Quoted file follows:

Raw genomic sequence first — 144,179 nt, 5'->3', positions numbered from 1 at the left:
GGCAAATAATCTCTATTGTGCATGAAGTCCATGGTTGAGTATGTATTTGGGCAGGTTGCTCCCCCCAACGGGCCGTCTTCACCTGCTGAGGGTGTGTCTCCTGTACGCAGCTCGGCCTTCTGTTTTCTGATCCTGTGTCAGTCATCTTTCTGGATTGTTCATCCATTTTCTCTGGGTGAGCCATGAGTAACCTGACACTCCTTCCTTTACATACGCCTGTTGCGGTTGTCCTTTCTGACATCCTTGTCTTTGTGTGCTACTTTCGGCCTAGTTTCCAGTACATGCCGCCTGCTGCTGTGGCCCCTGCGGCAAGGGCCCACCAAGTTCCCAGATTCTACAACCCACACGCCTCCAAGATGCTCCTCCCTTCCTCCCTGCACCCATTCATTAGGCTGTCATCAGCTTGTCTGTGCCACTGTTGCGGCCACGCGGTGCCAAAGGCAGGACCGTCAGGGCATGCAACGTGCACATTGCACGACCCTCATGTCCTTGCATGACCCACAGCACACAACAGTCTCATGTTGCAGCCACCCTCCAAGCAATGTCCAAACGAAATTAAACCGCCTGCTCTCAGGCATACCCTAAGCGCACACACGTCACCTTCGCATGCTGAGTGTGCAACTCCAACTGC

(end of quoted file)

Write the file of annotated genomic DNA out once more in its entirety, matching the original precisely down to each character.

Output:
Raw genomic sequence first — 144,179 nt, 5'->3', positions numbered from 1 at the left:
GGCAAATAATCTCTATTGTGCATGAAGTCCATGGTTGAGTATGTATTTGGGCAGGTTGCTCCCCCCAACGGGCCGTCTTCACCTGCTGAGGGTGTGTCTCCTGTACGCAGCTCGGCCTTCTGTTTTCTGATCCTGTGTCAGTCATCTTTCTGGATTGTTCATCCATTTTCTCTGGGTGAGCCATGAGTAACCTGACACTCCTTCCTTTACATACGCCTGTTGCGGTTGTCCTTTCTGACATCCTTGTCTTTGTGTGCTACTTTCGGCCTAGTTTCCAGTACATGCCGCCTGCTGCTGTGGCCCCTGCGGCAAGGGCCCACCAAGTTCCCAGATTCTACAACCCACACGCCTCCAAGATGCTCCTCCCTTCCTCCCTGCACCCATTCATTAGGCTGTCATCAGCTTGTCTGTGCCACTGTTGCGGCCACGCGGTGCCAAAGGCAGGACCGTCAGGGCATGCAACGTGCACATTGCACGACCCTCATGTCCTTGCATGACCCACAGCACACAACAGTCTCATGTTGCAGCCACCCTCCAAGCAATGTCCAAACGAAATTAAACCGCCTGCTCTCAGGCATACCCTAAGCGCACACACGTCACCTTCGCATGCTGAGTGTGCAACTCCAACTGC